Craig Ferguson January 9, 2015

Deconstructing The Form

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by James Stefanile, ABR, GRI, SRES, QSC, gCertified, REALTOR/Salesperson, Berkshire Hathaway Home Services New Jersey Properties, Montclair Office

I thought long and hard to find a relatable real estate theme to justify the subject of this post.  The obvious connection I then realized made me laugh that I didn’t think of it sooner.

I’m not a loyal tv watcher.  I don’t follow shows on a regular basis.  When I worked in TV it seemed crazy, after staring into monitors all day, to come home and turn on the tube and that habit has continued.  My only indulgence for the last few years has been “The Late Late Show with Craig Ferguson.”

Craig Ferguson

Craig Ferguson

Sadly, it is no more.  Ferguson quit his 12:30 late night slot on CBS after 10 years when a replacement for David Letterman (and it wasn’t Ferguson) was announced.  I don’t know why and it doesn’t matter.  Ferguson was one of the few late night hosts that consistently made me laugh and his freewheeling, oddball show was a source of honest-to-goodness entertainment for me.

I am genuinely sad that Ferguson is gone from CBS and I will miss him and his offbeat sense of humor.  For those of you who didn’t stay up late, here’s an assessment of his show from The NerdWriter.  There may be an ad preceding the piece.  I have no control over that.  Warning: contains a couple of cuss words:

His stated objective was to deconstruct the late night format and he set about the task with an off-kilter sense of fun, a gay robot skeleton sidekick and 2 interns in a horse suit playing the thoroughbred Secretariat.

Geoff, the gay robot skeleton sidekick

Geoff, the gay robot skeleton sidekick

He was a likable, late-night, latter-day, sophisticated Soupy Sales (Google that name, all you Gen Xs, Ys and Millennials).  He ad-libbed his monologues, quoted Danish Existential philosophers, used puppets, threw candy at the audience, dragged audience members onstage to make good-natured jokes at their expense (especially foreign visitors), he imposed awkward pauses with his guests, ranted and raved, cursed like a sailor and consistently mocked CBS and his harried producer Michael Naidus.  I couldn’t resist including this clip which highlights the travails of that brave show runner at the hands of Craig Ferguson:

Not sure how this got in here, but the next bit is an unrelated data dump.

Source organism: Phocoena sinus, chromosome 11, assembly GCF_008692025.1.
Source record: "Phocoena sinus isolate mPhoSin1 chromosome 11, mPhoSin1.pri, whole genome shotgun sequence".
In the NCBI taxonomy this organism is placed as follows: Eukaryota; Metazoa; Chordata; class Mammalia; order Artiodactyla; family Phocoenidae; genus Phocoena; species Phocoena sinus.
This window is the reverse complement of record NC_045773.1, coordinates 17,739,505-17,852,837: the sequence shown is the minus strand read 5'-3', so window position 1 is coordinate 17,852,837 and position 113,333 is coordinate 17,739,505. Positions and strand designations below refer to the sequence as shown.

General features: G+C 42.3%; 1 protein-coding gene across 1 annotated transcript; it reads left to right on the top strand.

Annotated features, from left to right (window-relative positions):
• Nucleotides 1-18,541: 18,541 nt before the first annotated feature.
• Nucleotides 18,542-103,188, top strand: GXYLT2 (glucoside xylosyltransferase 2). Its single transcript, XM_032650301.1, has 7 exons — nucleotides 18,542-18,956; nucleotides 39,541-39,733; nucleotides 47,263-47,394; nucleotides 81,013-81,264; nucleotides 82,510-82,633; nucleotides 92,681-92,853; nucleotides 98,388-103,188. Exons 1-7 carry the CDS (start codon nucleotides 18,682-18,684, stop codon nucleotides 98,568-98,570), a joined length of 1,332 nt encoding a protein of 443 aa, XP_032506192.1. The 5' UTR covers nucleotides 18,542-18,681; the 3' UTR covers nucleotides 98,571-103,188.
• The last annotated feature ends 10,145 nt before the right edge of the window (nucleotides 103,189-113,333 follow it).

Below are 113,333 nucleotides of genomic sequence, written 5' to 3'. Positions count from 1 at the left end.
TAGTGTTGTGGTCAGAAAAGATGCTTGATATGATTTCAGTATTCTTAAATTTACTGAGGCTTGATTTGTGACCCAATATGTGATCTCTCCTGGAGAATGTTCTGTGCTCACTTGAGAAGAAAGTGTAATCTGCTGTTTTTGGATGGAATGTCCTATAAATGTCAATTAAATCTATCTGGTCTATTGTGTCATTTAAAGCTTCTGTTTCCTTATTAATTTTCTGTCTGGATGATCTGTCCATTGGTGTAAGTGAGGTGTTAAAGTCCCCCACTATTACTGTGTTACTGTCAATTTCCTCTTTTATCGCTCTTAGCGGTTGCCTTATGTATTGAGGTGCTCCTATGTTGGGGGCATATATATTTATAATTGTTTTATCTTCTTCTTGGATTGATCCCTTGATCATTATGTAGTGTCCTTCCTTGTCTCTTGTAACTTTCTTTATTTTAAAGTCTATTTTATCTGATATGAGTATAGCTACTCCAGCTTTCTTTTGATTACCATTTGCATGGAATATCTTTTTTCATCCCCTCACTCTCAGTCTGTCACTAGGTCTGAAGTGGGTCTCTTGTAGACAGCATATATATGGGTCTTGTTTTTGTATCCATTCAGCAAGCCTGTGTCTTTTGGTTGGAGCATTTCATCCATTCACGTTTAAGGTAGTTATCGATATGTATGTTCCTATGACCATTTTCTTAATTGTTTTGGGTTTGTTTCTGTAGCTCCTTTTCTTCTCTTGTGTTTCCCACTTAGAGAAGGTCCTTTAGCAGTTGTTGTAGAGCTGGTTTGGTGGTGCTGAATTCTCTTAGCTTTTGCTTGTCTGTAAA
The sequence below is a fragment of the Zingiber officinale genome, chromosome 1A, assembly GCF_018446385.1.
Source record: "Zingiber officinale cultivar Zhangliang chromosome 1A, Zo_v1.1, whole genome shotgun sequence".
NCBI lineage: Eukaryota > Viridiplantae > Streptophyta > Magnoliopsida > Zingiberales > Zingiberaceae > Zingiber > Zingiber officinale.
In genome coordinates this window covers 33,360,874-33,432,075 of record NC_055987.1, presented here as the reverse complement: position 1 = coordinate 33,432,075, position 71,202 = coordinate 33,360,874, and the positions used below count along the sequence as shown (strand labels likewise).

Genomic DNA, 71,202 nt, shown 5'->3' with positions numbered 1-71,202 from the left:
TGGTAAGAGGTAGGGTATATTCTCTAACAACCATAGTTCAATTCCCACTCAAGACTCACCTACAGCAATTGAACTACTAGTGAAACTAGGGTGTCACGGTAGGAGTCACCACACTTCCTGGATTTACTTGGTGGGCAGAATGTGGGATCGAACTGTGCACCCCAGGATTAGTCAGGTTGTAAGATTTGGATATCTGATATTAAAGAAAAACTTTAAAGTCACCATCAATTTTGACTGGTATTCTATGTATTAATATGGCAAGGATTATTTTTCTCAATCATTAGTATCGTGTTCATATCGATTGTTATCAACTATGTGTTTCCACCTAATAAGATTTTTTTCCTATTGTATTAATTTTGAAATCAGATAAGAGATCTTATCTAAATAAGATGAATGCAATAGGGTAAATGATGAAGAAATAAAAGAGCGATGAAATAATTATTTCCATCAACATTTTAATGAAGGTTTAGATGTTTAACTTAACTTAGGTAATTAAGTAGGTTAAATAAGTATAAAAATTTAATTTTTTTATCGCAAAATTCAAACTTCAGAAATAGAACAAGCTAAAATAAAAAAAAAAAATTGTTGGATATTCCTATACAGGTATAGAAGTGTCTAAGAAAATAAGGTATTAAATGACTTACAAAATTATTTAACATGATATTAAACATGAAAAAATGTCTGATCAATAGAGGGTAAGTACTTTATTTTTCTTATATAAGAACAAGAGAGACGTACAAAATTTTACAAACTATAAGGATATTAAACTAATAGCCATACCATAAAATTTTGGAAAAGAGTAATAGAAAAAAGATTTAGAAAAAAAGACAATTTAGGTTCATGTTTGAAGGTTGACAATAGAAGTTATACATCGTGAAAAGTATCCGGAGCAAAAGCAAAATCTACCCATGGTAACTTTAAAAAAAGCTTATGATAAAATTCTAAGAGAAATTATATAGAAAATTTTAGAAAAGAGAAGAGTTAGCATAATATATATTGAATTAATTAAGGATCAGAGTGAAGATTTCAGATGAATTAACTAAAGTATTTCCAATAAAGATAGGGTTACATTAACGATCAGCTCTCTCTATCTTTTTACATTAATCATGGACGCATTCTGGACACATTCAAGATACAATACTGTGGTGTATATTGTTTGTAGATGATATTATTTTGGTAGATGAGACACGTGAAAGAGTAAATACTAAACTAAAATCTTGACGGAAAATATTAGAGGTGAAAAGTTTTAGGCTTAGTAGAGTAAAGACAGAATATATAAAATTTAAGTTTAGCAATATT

What I liked most about Ferguson was his sheer disregard for all that came before him in late night.

His stated, obsessive goal was to invent something new.  I quite understand that what he came up with was not for everyone, but if you acquired the taste for it, it was sometimes hilarious.



So, here’s the real estate connection (you knew it was coming…). Ferguson’s re-invention of late night embodies the truth that all of us have had to re-invent ourselves at some point in our lives.  When I made the transition from show biz to real estate that was a mind bending conversion.  What’s even more significant is that my re-invention in real estate continues to this day.  It’s an ongoing process and not a finite event.

When I started my real estate career technology was just emerging as a major tool in the buying and selling of homes.  Of course, as time has passed it has become more and more important and pervasive.  My experience in TV (a 100% technology business) made it a little easier for me to adapt.

With every passing year a new generation comes of age and enters the housing market.  A REALTOR must learn how to approach and deal with these various age groups and to understand what’s important to them and how to earn their trust.  An agent who doesn’t  hone these abilities on an ongoing basis will be at a disadvantage.

Environmental issues are tremendously more important to consumers than they were years ago.  It’s up to those of us in the business to keep up with these subjects and re-invent ourselves as experts.  There’s even a “Green” designation you can earn as a REALTOR.

As time goes on new construction methods must be understood in addition to the time-honored designs we have had to learn.  We need to forge new abilities and understandings in order to continue to be useful to our customers.

In a recent visit to our office, our company’s CEO Bill Keleher made the point that REALTORS today have more and more problems to deal with in transactions than he did when he was selling houses.  He’s quite right.  Our problem solving ability must be constantly re-invented.

These are just a few of the issues that demand ongoing relevance in real estate.  It’s no secret that life is different from years past and when you’re as old as I am the comparisons are striking.  Craig Ferguson, in my view, showed a new way of imagining an old form and he de-mythologized many traditions and practices in late night – and this is relatable to the world as well.  He had the drive and foresight to re-invent himself from an obscure Scottish comedian, drummer, character actor (and former addict) into something of a late night icon that even his competitors openly admired.  I find some inspiration between the laughs here.  Life, whether in real estate or show biz, is an ongoing process which inevitably renders the tried and true irrelevant.  We must deconstruct the old and obsolete if we are to hang on to today’s reality, whether it’s in real estate or anything else.

Finally, here’s the opening segment of Craig Ferguson’s last “Late Late Show” on December 19, 2014.  It features the song “Bang Your Drum” which exhorts us to keep bangin’ on.  As we start the new year I can think of no better advice.